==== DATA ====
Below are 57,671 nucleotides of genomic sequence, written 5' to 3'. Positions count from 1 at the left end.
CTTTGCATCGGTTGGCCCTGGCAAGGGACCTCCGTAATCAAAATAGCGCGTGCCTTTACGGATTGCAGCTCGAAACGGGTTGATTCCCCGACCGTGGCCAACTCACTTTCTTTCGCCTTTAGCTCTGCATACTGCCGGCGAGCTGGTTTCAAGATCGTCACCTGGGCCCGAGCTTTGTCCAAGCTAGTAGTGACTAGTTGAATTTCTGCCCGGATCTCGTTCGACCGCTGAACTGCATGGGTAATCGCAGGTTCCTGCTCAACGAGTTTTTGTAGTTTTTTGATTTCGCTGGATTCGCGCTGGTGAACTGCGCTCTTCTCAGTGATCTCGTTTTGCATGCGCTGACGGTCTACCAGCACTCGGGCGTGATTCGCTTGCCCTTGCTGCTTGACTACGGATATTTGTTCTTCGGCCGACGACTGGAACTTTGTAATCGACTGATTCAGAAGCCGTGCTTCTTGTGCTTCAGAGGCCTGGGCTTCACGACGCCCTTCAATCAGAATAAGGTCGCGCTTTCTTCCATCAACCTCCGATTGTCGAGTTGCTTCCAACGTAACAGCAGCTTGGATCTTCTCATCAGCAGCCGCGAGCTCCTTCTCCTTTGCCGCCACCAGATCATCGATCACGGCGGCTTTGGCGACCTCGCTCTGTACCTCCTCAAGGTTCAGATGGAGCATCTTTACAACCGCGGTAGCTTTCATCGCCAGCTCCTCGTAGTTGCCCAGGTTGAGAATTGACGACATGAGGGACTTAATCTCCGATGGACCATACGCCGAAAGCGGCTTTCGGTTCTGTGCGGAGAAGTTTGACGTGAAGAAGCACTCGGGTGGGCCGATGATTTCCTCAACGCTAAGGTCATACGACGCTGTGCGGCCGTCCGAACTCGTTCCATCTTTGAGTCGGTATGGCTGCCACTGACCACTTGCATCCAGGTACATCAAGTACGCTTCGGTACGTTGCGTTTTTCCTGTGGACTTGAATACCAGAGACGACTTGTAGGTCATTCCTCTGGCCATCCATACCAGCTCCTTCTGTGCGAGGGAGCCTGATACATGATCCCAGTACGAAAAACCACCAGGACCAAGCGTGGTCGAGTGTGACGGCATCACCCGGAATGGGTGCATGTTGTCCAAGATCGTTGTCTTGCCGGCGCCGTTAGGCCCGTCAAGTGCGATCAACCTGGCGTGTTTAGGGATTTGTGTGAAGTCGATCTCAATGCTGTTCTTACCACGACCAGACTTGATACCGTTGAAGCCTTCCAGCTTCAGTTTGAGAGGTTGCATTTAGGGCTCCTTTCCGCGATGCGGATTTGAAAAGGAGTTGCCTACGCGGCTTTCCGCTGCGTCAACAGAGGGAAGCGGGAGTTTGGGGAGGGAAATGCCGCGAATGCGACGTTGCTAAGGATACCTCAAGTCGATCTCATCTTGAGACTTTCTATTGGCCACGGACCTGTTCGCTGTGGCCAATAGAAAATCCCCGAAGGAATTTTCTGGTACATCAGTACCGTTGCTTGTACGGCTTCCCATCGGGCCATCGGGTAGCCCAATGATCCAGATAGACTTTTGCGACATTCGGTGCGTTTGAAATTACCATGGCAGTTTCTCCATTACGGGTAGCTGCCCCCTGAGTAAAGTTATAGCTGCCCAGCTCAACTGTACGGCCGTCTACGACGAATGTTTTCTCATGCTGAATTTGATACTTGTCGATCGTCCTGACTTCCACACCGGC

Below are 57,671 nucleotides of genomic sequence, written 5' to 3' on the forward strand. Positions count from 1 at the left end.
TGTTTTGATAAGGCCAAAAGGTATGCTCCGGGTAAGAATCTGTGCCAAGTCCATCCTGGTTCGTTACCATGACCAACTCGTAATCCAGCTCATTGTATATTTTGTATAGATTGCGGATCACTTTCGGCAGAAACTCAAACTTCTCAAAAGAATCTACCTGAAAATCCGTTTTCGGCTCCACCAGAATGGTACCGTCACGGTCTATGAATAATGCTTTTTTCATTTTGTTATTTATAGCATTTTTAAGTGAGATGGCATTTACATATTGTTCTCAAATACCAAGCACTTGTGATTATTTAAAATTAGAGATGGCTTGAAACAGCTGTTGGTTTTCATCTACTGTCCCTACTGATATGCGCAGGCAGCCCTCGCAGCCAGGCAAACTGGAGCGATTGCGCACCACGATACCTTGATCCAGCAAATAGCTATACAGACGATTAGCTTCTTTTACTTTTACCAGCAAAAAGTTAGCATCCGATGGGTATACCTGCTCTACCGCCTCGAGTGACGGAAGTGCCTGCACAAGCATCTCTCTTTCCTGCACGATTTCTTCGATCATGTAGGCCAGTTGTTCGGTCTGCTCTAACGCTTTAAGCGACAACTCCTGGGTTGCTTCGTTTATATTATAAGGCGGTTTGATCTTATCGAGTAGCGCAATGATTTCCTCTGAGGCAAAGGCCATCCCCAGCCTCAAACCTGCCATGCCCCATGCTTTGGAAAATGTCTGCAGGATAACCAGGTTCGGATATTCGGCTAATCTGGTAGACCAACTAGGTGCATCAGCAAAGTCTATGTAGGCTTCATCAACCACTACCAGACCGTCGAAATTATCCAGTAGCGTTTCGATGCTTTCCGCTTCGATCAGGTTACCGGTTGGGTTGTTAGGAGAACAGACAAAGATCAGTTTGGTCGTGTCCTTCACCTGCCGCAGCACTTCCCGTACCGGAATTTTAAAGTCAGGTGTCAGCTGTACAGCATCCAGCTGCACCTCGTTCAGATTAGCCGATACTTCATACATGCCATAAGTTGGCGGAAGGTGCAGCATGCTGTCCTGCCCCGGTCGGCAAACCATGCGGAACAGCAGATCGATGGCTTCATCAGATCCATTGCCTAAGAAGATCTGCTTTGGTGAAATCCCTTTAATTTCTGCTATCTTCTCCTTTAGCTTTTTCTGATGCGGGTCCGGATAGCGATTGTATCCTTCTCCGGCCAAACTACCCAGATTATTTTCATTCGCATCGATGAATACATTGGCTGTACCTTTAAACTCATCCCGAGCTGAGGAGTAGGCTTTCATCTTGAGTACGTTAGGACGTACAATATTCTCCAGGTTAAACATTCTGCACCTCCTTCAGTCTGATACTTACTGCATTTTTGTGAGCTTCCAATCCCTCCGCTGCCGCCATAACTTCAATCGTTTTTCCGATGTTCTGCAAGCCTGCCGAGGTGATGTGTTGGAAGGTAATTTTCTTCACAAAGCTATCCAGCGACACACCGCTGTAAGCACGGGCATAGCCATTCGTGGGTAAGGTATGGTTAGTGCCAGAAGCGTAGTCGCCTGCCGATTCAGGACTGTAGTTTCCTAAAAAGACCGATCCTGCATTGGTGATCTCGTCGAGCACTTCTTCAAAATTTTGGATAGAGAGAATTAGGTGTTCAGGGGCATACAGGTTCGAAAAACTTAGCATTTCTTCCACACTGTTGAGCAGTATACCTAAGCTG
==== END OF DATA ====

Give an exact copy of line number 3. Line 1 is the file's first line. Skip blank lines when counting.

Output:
Below are 57,671 nucleotides of genomic sequence, written 5' to 3' on the forward strand. Positions count from 1 at the left end.